Ozyer and Dirim10 investigated the efficacy and safety of TUS in 14 women experiencing gynecological malignancies. They reported a stent failure rate of 21.4% during a mean follow-up of 180.1 days; the median exchange time was 181 days. They suggested that the routine exchange of TUS might be extended to 6 months.10 Chen et al.18 reported a higher failure rate of 72.7% with TUS at 3 months after placement in patients with MUO. In contrast to our study and previous ones, they inserted a new DJS alongside the indwelling malfunctioning ureteral stent instead of inserting two new stents. Their higher failure rate might be attributed to this technique because an indwelling malfunctioning ureteral stent could be a source of infection and encrustation and a reason for obstruction. Liu et al.9 recently compared antegrade single and TUS in the management of MUO. They reported significantly improved ureteral patency with TUS (214.7 ± 21.0 days) compared with single ureteral stents (176.7 ± 21.3 days), with technical success rates of 93.6% and 95.2%, respectively. However, they did not mention the failure rates and exchange times of single and TUS in the follow-up period.

Metallic stents have also been used to maintain patency in MUO, and most studies have reported failure rates of approximately 20% to 40%.4,7,19 With metallic spiral-coiled double-pigtail stents (Resonance, Cook Medical), a 79% overall success rate and 1% migration rate have been reported.20 Self-expandable coated metallic stents (Uventa, Taewong Medical) have been found to be superior to DJSs in terms of patency in MUO.7 Despite the increased patency rates of metallic stents compared with single DJSs, their cost effectiveness remains questionable, and there can also be issues with difficult technical insertion, exchange, and high migration rates.21,22,23,24 We can conclude that TUS seems to be a strong alternative to metallic ureteral stents in patients with single DJS failure, offering a long duration of ureteral patency for up to 9–12 months. Because single DJS exchange every 3–4 months is associated with increased cost and procedural risks, Taylor et al.11 compared the costs associated with metallic resonance ureteral stents and single DJSs. They found a cost reduction of roughly 48%, 61%, and 74% with metal stents for 3, 4, and 6 DJS exchanges per year, respectively.11 However, no study has investigated the additional benefit of TUS in reducing the frequency of stent exchange and the financial cost savings to patients. Elsamra et al.16 reported the average exchange of TUS at a mean of 4.3 months (128 days) for MUO. They also hypothesized that TUS could be exchanged at greater intervals than 4 months; thus, the cost analysis might no longer favor metallic stents.4 Herein, our results support this hypothesis, demonstrating an increased median dwell time of TUS of approximately 10 months (300 days). In our study, initial TUS exchanges were performed at 6 months with no failure. After observing the efficacy of TUS in durations of 6 months, subsequent exchanges were performed at greater intervals of up to 9 and 12 months. This is the longest duration of ureteral patency with TUS in patients with indwelling single DJS failure. Our longer patency rate might be attributed to assessing the presence of hydronephrosis every 3 months after TUS placement rather than conducting a routine exchange.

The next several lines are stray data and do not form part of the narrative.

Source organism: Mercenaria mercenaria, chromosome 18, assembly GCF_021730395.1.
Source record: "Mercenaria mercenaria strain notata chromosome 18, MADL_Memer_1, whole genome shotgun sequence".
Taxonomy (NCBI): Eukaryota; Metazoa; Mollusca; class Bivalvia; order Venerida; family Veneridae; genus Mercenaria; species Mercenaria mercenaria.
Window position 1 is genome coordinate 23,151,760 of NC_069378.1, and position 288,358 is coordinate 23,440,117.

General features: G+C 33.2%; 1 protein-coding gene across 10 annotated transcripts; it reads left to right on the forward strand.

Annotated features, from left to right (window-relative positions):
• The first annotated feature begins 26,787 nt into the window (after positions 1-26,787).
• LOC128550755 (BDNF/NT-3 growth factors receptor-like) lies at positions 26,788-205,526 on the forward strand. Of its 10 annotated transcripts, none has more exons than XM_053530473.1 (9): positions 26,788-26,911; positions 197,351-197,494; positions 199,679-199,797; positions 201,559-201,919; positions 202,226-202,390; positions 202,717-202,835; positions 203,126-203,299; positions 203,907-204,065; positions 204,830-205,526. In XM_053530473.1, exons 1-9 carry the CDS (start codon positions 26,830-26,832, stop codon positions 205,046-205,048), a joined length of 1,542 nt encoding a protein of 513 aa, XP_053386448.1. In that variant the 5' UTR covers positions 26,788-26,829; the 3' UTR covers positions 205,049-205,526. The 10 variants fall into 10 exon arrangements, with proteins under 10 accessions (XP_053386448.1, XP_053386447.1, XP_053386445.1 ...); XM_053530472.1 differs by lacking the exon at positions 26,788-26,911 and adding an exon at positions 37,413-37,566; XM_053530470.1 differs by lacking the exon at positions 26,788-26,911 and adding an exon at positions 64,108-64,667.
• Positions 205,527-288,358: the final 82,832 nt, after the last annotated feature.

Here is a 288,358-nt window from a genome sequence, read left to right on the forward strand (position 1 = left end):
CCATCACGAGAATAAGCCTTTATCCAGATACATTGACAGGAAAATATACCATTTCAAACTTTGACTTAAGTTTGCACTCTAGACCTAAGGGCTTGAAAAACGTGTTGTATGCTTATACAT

Our study has several limitations including its retrospective nature with a relatively small patient population. Another potential limitation is the heterogeneity of etiologies of MUO. However, our study has the longest follow-up and dwell time of TUS, showing an increased stent patency rate (300 days).

In conclusion, the placement and retrograde exchange of TUS are safe and effective in patients with MUO. The need for frequent DJS exchange could be reduced with TUS, which may maintain ureteral patency for up to 9–12 months. This might be helpful in reducing health-care costs.

Supplementary Video 1.

Conflict of interest disclosure

The authors declared no conflicts of interest.


  1. Hyams ES, Shah O. Malignant extrinsic ureteral obstruction: a survey of urologists and medical oncologists regarding treatment patterns and preferences. Urology. 2008;72(1):51-56.
  2. Ozkan O, Akinci D, Bozlar U, Ustünsöz B, Ozmen M, Akhan O. Retrograde ureteral stent exchange under fluoroscopic guidance. Diagn Interv Radiol. 2009;15(1):51-56.